FIG. 3 illustrates a block diagram of an example wireless device in accordance with certain aspects of the present disclosure.

FIG. 4 illustrates an example structure of a transmission preamble and data of a Physical layer Protocol Data Unit (PPDU) in accordance with certain aspects of the present disclosure.

FIG. 5 illustrates an example procedure for computing a Cyclic Redundancy Check (CRC) sum for a signal field of the preamble augmented with at least one of a destination identifier or a source identifier in accordance with certain aspects of the present disclosure.

FIG. 6 illustrates example operations that may be performed at a transmitter device in accordance with certain aspects of the present disclosure.

FIG. 6A illustrates example components capable of performing the operations shown in FIG. 6.

FIG. 7 illustrates example operations that may be performed at a receiver device in accordance with certain aspects of the present disclosure.

FIG. 7A illustrates example components capable of performing the operations shown in FIG. 7.

DETAILED DESCRIPTION

Various aspects of the disclosure are described more fully hereinafter with reference to the accompanying drawings. This disclosure may, however, be embodied in many different forms and should not be construed as limited to any specific structure or function presented throughout this disclosure. Rather, these aspects are provided so that this disclosure will be thorough and complete, and will fully convey the scope of the disclosure to those skilled in the art. Based on the teachings herein one skilled in the art should appreciate that the scope of the disclosure is intended to cover any aspect of the disclosure disclosed herein, whether implemented independently of or combined with any other aspect of the disclosure. For example, an apparatus may be implemented or a method may be practiced using any number of the aspects set forth herein. In addition, the scope of the disclosure is intended to cover such an apparatus or method which is practiced using other structure, functionality, or structure and functionality in addition to or other than the various aspects of the disclosure set forth herein. It should be understood that any aspect of the disclosure disclosed herein may be embodied by one or more elements of a claim.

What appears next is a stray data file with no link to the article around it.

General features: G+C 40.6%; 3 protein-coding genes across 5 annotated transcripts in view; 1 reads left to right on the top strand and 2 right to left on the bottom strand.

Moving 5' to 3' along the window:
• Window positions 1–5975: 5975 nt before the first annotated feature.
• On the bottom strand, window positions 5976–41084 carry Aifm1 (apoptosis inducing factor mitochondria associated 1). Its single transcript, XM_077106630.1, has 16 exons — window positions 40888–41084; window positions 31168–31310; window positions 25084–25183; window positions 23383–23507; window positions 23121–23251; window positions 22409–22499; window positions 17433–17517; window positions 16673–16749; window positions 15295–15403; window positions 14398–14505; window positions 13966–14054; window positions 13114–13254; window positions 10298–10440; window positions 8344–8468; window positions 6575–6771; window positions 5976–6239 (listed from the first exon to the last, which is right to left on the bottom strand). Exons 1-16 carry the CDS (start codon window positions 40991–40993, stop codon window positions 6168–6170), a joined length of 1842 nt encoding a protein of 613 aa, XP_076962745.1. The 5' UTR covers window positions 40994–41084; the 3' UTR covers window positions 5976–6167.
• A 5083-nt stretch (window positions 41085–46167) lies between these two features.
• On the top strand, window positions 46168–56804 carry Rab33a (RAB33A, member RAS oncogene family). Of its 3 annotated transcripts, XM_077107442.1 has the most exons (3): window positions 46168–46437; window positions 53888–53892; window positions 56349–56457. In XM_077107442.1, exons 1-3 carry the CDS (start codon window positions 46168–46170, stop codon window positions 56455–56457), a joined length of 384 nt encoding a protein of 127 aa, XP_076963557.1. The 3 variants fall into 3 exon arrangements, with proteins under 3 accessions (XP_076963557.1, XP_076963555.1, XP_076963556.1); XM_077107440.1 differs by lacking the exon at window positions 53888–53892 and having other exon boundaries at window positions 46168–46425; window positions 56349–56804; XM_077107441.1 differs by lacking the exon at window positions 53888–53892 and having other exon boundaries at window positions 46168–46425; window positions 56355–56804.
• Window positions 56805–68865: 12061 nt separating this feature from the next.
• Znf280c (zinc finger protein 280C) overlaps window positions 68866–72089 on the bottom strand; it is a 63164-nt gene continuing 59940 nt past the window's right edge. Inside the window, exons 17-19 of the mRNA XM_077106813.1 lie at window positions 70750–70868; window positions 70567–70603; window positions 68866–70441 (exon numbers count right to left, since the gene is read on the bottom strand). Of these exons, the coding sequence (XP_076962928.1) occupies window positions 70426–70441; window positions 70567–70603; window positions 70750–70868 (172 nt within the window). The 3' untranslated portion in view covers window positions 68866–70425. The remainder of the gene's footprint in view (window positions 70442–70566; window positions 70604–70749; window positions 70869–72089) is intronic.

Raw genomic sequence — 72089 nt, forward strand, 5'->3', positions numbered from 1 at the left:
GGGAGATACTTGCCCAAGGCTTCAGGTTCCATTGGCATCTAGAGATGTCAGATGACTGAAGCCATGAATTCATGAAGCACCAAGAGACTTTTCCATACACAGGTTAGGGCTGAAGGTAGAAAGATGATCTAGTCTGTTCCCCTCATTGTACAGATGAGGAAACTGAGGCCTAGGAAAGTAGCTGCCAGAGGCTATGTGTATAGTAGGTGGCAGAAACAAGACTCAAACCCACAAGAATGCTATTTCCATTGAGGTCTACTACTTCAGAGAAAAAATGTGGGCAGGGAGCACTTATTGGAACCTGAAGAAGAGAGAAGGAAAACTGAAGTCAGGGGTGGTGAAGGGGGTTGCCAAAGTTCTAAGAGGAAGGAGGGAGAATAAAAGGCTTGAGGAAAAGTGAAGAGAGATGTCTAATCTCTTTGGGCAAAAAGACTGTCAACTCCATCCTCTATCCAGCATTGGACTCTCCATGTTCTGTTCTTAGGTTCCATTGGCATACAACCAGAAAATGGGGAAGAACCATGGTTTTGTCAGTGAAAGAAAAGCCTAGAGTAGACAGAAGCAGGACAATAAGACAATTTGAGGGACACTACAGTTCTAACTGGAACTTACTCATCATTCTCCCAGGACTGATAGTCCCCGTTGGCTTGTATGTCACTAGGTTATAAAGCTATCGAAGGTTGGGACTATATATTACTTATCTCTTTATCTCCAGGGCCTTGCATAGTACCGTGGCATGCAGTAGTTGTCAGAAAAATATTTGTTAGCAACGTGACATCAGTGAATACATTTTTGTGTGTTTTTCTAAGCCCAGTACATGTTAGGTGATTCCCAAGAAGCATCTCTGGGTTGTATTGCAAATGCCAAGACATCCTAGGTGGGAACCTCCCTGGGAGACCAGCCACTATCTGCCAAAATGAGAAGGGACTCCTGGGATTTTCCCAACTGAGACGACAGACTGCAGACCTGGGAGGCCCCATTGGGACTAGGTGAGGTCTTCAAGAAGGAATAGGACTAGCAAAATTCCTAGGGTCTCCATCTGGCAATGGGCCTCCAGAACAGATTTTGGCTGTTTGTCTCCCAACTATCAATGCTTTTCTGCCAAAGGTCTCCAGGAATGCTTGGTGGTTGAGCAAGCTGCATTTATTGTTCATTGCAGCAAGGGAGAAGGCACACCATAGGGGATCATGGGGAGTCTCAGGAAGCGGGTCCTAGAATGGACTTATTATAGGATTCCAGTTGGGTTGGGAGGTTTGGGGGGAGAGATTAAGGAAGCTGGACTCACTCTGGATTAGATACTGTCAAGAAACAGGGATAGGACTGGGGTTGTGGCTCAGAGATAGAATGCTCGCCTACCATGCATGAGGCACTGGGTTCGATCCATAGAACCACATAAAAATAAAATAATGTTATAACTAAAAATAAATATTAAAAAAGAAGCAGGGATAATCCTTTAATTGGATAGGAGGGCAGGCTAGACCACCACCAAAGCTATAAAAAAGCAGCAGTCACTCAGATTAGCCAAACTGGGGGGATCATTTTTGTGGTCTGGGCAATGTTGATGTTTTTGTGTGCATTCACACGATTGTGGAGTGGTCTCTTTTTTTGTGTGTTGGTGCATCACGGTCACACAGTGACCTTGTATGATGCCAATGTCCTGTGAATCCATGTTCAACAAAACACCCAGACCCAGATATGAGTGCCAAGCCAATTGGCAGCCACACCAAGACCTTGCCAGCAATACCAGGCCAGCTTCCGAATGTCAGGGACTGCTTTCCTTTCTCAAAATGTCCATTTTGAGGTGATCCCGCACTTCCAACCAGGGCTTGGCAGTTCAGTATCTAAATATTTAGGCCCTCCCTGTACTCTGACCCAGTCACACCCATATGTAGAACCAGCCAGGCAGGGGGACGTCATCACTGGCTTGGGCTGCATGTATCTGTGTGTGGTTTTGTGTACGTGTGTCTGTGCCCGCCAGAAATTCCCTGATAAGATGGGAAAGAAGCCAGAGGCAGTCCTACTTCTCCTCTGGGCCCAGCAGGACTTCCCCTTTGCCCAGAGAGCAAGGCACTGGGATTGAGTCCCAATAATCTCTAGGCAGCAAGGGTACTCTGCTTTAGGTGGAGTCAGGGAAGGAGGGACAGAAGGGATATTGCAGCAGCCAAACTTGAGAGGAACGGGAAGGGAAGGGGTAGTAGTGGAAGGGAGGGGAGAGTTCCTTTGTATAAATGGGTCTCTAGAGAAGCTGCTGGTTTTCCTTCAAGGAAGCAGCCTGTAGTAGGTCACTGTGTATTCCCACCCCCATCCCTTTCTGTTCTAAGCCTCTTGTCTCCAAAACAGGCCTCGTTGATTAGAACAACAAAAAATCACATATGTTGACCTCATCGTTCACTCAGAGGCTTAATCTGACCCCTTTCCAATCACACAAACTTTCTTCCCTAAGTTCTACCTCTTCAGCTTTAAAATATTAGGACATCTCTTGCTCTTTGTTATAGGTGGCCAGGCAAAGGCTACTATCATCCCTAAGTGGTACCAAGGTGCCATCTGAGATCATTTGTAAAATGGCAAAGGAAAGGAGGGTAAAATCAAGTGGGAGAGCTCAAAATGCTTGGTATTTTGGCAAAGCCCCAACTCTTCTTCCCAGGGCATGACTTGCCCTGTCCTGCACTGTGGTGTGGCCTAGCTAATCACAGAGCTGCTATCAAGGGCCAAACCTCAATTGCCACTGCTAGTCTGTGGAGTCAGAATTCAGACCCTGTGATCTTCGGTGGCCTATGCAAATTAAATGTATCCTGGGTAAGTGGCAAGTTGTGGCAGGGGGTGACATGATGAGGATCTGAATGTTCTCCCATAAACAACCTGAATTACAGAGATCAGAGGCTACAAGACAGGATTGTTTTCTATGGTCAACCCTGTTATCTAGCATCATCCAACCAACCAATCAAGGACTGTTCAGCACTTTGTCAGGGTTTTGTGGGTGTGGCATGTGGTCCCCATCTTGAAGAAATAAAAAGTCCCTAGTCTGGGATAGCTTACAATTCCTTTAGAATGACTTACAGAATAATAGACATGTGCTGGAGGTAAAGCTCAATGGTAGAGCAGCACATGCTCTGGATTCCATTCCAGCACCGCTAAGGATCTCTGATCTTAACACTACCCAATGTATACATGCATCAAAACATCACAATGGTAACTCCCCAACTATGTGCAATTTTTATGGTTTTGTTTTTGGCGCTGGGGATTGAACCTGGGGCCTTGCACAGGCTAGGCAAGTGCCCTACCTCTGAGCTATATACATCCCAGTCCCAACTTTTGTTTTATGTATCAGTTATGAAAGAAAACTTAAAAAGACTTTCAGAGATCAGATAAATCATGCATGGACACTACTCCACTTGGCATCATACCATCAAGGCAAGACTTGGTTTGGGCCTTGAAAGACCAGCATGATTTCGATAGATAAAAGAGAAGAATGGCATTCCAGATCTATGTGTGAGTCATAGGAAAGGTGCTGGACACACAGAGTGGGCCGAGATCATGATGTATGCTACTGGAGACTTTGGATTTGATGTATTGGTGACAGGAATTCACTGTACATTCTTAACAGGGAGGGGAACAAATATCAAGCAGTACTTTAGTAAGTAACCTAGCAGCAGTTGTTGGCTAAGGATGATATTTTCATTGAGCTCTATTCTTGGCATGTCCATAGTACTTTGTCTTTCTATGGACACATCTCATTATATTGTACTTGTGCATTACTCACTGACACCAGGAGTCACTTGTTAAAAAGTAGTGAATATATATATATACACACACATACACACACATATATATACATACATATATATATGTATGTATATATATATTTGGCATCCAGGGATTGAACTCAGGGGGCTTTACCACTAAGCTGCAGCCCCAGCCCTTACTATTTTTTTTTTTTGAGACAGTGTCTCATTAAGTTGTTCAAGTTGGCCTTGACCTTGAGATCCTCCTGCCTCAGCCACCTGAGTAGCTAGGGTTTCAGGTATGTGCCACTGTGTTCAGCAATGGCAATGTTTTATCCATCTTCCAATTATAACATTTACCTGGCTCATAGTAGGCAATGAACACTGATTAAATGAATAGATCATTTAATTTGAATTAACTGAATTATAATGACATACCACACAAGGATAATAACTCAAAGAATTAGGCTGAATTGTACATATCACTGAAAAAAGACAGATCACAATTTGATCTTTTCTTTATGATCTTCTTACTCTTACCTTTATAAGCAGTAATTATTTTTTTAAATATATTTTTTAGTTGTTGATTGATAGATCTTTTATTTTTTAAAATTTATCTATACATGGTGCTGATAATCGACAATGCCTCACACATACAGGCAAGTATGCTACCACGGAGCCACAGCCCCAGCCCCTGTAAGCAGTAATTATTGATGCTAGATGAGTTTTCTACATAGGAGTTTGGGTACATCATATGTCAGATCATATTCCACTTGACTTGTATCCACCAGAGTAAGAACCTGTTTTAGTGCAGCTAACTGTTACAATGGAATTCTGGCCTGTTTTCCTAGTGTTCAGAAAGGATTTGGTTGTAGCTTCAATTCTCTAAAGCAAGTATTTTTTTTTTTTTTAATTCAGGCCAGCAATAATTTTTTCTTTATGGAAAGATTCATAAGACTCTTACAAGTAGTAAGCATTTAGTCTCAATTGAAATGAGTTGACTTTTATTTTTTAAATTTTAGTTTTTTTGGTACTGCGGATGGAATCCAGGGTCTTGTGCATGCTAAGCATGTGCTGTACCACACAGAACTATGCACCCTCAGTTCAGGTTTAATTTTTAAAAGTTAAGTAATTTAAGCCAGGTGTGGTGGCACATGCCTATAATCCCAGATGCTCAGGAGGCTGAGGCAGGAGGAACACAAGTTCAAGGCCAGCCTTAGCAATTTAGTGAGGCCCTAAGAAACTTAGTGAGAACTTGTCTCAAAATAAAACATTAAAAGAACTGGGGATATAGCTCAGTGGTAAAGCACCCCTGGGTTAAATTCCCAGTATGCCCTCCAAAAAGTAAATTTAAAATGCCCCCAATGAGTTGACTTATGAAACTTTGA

The word “exemplary” is used herein to mean “serving as an example, instance, or illustration.” Any aspect described herein as “exemplary” is not necessarily to be construed as preferred or advantageous over other aspects.

Although particular aspects are described herein, many variations and permutations of these aspects fall within the scope of the disclosure. Although some benefits and advantages of the preferred aspects are mentioned, the scope of the disclosure is not intended to be limited to particular benefits, uses, or objectives. Rather, aspects of the disclosure are intended to be broadly applicable to different wireless technologies, system configurations, networks, and transmission protocols, some of which are illustrated by way of example in the figures and in the following description of the preferred aspects. The detailed description and drawings are merely illustrative of the disclosure rather than limiting, the scope of the disclosure being defined by the appended claims and equivalents thereof.

An Example Wireless Communication System